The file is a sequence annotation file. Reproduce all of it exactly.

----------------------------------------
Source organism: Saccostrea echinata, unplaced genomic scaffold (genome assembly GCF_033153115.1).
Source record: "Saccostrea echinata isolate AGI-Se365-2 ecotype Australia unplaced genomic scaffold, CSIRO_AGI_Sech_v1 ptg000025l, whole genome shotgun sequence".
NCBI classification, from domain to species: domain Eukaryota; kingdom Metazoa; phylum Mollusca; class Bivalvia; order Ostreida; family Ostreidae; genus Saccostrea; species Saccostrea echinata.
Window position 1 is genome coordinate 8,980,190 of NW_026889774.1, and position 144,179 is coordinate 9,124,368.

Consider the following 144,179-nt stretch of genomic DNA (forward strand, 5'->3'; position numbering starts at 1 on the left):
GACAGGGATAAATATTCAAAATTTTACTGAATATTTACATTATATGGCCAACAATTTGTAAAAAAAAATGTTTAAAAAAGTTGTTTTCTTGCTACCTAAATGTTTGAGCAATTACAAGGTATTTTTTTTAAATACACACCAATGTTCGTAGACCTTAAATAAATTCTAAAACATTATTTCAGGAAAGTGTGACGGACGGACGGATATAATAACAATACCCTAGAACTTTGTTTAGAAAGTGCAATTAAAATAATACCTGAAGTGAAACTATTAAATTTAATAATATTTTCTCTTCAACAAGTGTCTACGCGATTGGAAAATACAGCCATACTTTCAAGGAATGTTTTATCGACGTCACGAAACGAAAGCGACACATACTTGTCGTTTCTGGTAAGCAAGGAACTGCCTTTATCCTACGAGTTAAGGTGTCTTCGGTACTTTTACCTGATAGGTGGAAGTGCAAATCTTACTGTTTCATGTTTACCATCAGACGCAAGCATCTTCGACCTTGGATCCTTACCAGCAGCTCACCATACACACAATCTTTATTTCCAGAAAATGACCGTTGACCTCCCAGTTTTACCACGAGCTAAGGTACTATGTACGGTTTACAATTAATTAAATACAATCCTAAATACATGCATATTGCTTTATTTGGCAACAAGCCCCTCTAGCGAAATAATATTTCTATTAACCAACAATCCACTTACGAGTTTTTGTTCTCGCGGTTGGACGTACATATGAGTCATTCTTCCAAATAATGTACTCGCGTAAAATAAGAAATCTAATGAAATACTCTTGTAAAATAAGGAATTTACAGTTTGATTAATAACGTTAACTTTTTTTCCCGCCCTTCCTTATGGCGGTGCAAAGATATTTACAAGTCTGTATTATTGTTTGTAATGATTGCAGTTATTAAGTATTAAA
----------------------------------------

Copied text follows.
Source organism: Saccostrea echinata, unplaced genomic scaffold (genome assembly GCF_033153115.1).
Source record: "Saccostrea echinata isolate AGI-Se365-2 ecotype Australia unplaced genomic scaffold, CSIRO_AGI_Sech_v1 ptg000025l, whole genome shotgun sequence".
NCBI classification, from domain to species: domain Eukaryota; kingdom Metazoa; phylum Mollusca; class Bivalvia; order Ostreida; family Ostreidae; genus Saccostrea; species Saccostrea echinata.
Window position 1 is genome coordinate 8,980,190 of NW_026889774.1, and position 144,179 is coordinate 9,124,368.

Consider the following 144,179-nt stretch of genomic DNA (forward strand, 5'->3'; position numbering starts at 1 on the left):
GACAGGGATAAATATTCAAAATTTTACTGAATATTTACATTATATGGCCAACAATTTGTAAAAAAAAATGTTTAAAAAAGTTGTTTTCTTGCTACCTAAATGTTTGAGCAATTACAAGGTATTTTTTTTAAATACACACCAATGTTCGTAGACCTTAAATAAATTCTAAAACATTATTTCAGGAAAGTGTGACGGACGGACGGATATAATAACAATACCCTAGAACTTTGTTTAGAAAGTGCAATTAAAATAATACCTGAAGTGAAACTATTAAATTTAATAATATTTTCTCTTCAACAAGTGTCTACGCGATTGGAAAATACAGCCATACTTTCAAGGAATGTTTTATCGACGTCACGAAACGAAAGCGACACATACTTGTCGTTTCTGGTAAGCAAGGAACTGCCTTTATCCTACGAGTTAAGGTGTCTTCGGTACTTTTACCTGATAGGTGGAAGTGCAAATCTTACTGTTTCATGTTTACCATCAGACGCAAGCATCTTCGACCTTGGATCCTTACCAGCAGCTCACCATACACACAATCTTTATTTCCAGAAAATGACCGTTGACCTCCCAGTTTTACCACGAGCTAAGGTACTATGTACGGTTTACAATTAATTAAATACAATCCTAAATACATGCATATTGCTTTATTTGGCAACAAGCCCCTCTAGCGAAATAATATTTCTATTAACCAACAATCCACTTACGAGTTTTTGTTCTCGCGGTTGGACGTACATATGAGTCATTCTTCCAAATAATGTACTCGCGTAAAATAAGAAATCTAATGAAATACTCTTGTAAAATAAGGAATTTACAGTTTGATTAATAACGTTAACTTTTTTTCCCGCCCTTCCTTATGGCGGTGCAAAGATATTTACAAGTCTGTATTATTGTTTGTAATGATTGCAGTTATTAAGTATTAAA